There are countless economic arguments to be made in favour of making rugby games available to the largest possible number of people.
Dutch TV station RTL7 having the rights to the autumn tours, for example, is likely to cause another boom of interest in rugby in the Netherlands, where this writer hails from, and will once again get more people playing and watching our great game.
This is much the same as the BBC, which can be watched in most of Europe apart from Scandinavia, having the rights to the Six Nations. A lot of people can watch the matches and become interested.
With more interested viewers, there will be a bigger market and a larger possible turnover for the unions and the clubs.
In Ireland, with the ongoing threat of RTÉ losing the rights to the Irish test matches to a commercial station, this should always be a consideration too.
But there is a much more important reason for making our sport available to everyone. And this is the game itself.
Rugby union, more than many other games, is a social sport. Teams hang out together, watching the game and enjoying their shared passion for it. After matches, we are friends that drink and sing together, but equally a team can bond over watching a match projected on a big screen while having a few pints.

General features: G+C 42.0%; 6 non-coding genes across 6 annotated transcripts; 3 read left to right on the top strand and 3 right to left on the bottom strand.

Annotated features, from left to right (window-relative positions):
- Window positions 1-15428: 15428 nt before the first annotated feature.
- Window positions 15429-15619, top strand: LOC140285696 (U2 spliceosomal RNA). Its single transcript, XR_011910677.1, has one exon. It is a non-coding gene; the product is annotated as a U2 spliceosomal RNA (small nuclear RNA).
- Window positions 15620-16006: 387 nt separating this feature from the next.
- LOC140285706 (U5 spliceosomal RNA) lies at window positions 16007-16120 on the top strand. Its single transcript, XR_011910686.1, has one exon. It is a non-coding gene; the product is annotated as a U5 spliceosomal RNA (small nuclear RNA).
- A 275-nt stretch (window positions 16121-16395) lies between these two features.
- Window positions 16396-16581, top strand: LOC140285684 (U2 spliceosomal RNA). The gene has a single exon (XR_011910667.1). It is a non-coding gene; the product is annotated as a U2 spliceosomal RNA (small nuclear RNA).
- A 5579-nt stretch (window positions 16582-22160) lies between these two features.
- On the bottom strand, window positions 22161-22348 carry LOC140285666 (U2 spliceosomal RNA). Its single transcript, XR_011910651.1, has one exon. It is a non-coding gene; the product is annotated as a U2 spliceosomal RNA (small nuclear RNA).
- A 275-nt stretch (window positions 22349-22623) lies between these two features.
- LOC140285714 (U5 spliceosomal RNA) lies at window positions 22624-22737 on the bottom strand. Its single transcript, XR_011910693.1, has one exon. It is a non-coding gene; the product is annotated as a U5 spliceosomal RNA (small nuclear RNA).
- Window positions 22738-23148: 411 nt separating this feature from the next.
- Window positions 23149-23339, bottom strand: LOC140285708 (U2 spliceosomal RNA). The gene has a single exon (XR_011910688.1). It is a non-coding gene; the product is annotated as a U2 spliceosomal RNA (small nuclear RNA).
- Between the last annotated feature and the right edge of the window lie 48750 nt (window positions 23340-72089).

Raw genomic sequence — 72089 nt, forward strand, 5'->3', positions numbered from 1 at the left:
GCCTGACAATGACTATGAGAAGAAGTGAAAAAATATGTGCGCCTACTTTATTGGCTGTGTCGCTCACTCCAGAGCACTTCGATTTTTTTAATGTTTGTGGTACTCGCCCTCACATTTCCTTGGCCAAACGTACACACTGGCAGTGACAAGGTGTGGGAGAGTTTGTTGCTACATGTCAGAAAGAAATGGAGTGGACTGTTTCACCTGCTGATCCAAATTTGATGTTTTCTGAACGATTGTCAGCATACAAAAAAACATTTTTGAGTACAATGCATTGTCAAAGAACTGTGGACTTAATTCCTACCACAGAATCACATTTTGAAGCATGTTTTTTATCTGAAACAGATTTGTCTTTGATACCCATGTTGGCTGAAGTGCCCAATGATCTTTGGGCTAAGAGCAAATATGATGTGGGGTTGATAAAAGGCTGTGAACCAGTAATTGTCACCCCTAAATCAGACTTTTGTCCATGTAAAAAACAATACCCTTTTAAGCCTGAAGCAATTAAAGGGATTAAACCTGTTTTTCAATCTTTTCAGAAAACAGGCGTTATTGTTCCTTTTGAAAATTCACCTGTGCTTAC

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When introducing new members to a club, this buzzing atmosphere in club houses over a match on the big screen can be the biggest draw to the game of any.
Youth players too gather around these sort of things. A bite to eat, something to drink and a match on the screen is something which helps players to bond. Even leaving the coaching opportunities in that aside, there is that moment of being together and enjoying the greats of our beloved game in mutual respect.
And World Rugby knows this too. With the Sevens World Series there is a live stream, which is blocked by geotagging for those countries where there is a broadcaster, but is open to all others. The reason for this is nothing more than to make this great game available for all and accessible for all. Because then people have that chance to see it and gather for it and enjoy the game together.
There is a massive benefit to making a live stream of the great games available for all who do not have televised test matches in their country at the very least.
But mostly the question of how much money can be made through TV rights has taken over from the question of how we can get more people playing and enjoying our great game.
And it is a great pity this profit motive has taken over so much.
Paul Peerdeman, Pundit Arena
Heineken Rugby Club celebrates and rewards real supporters who make the game what it is.